Columbia County commissioners have plenty of good reasons to support their surprise move last Friday to raise taxes for fire service. The switch from subscription fire services to a fire tax is badly needed and long overdue.
But it can't be very reassuring to the citizenry when a plan that was headed for a referendum was instead quickly implemented without voter approval.
Let's be clear:
Commissioners have every legal right to do what they did last week when they voted, 3-2, to switch from the outdated subscriber system to one that funds the county's private fire departments through property taxes. Likewise, the courts have thus far agreed that commissioners were empowered four years ago to create the stormwater utility fee.
Among the criticisms of the stormwater utility fee is that voters weren't given an opportunity to vote on it. County officials consistently argue that a vote wasn't required because the levy is a "fee," and not a "tax." Yet now commissioners are imposing this new tax without a vote, either. What gives?
Under Georgia law, a "fee" can be imposed, without a vote, in all or part of the county; a tax can be imposed, without a vote, only on the entire county. The inevitable message here is that politicians will call a new assessment whatever they want to avoid seeking public input.
After those semantic gymnastics, some county officials argue that a referendum could fail because of the very people who have made a fire tax necessary. Though an overwhelming majority of Martinez and Evans residents pay their voluntary subscription fee, fewer than half do so in Winfield and the western end of the county.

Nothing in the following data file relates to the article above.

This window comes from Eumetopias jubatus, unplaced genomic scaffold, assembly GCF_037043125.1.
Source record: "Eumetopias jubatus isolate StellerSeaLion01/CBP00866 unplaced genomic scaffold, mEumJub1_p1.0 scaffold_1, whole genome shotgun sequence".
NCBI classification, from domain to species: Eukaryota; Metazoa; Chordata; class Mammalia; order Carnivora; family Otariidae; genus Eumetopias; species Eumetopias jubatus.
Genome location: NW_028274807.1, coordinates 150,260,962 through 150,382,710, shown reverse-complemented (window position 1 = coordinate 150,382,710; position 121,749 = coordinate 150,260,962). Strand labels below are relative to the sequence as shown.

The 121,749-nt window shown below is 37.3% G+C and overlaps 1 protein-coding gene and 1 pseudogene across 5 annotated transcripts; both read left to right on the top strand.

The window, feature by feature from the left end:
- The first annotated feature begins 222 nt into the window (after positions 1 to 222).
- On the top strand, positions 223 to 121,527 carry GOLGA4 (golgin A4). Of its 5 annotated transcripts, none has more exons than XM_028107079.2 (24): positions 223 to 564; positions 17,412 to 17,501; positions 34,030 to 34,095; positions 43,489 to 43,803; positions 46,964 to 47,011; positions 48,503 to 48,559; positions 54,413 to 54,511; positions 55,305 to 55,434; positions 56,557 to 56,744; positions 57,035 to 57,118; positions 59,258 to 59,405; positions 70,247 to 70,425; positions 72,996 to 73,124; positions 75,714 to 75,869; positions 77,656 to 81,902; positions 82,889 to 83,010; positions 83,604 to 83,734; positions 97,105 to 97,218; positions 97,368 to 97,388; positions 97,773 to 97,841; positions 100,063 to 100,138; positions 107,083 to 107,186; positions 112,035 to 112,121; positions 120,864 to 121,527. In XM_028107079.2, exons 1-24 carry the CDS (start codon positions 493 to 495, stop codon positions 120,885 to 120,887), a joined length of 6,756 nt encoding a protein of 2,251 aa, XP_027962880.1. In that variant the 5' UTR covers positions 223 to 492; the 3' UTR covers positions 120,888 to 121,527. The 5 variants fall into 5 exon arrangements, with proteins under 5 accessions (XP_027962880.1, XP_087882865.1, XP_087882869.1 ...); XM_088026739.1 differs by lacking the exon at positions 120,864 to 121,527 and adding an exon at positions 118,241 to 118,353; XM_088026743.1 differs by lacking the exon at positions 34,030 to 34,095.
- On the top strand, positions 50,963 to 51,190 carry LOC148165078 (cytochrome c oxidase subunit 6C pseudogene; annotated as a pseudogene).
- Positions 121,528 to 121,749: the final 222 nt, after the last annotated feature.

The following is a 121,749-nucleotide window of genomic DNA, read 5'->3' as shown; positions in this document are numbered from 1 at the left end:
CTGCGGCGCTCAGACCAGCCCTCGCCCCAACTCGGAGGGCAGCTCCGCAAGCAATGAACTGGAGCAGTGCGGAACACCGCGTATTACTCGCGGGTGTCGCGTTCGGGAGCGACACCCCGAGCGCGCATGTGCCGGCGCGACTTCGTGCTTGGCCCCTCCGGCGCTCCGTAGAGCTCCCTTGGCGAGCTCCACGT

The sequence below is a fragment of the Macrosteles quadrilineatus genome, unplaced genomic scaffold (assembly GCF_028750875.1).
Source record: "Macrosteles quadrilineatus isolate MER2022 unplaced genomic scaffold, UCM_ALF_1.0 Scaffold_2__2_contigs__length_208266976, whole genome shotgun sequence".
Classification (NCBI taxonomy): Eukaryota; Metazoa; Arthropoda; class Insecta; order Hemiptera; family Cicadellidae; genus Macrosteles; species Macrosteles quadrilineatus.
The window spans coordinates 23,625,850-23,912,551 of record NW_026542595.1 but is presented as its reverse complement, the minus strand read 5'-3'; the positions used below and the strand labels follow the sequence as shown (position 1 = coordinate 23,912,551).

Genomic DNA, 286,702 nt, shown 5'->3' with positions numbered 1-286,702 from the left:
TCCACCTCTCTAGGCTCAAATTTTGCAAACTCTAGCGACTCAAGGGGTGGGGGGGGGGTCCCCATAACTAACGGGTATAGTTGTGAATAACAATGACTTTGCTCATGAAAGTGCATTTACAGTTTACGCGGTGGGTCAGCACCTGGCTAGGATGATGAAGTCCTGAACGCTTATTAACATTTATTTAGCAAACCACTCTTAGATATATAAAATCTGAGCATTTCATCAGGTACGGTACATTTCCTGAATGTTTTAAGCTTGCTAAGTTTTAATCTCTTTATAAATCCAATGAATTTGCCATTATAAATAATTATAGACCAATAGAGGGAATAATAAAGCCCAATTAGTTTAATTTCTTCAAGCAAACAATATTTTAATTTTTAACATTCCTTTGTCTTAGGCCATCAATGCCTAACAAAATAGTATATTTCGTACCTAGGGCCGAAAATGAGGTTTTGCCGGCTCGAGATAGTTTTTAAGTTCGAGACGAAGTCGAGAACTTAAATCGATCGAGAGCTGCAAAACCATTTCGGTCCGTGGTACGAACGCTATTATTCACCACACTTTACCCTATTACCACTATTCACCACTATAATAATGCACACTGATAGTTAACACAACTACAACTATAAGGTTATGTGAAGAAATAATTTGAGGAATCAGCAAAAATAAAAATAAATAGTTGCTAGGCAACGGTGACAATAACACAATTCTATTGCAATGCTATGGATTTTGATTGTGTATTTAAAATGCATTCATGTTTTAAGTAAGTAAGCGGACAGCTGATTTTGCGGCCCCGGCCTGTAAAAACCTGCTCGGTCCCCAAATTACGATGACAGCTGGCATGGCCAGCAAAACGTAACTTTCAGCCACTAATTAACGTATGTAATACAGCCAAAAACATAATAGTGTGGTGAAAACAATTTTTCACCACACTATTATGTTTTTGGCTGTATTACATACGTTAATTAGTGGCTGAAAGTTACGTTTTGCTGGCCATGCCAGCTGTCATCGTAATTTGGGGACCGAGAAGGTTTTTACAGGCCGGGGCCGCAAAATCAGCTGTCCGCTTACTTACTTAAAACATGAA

Many non-payers would likely oppose a tax because it would mean an end to their freeloading - and there may be enough of them, coupled with large landowners whose taxes will now skyrocket, to shoot down a referendum.
That's unfortunate. But by sidestepping a showdown at the polls, county officials are, in effect, saying they don't believe the plan is good enough to win voter approval. Why not instead work to convince all voters that much-improved service is worth paying for?
Undeniably, the tax is the best way to go. In fact, it's good enough that commissioners should have had no trouble convincing voters to agree. By backing away from a referendum - where the plan had been headed all along, remember - and instead suddenly imposing the tax, commissioners may have endangered one of the county's more important sources of revenue: the sales tax.
Why? Next year, the sales tax is scheduled for voter approval, and commissioners intend to seek a substantial portion of money for fire-service improvements. County officials had better come up with a way to convince voters why their opinion, so unnecessary last week, is crucial next year.
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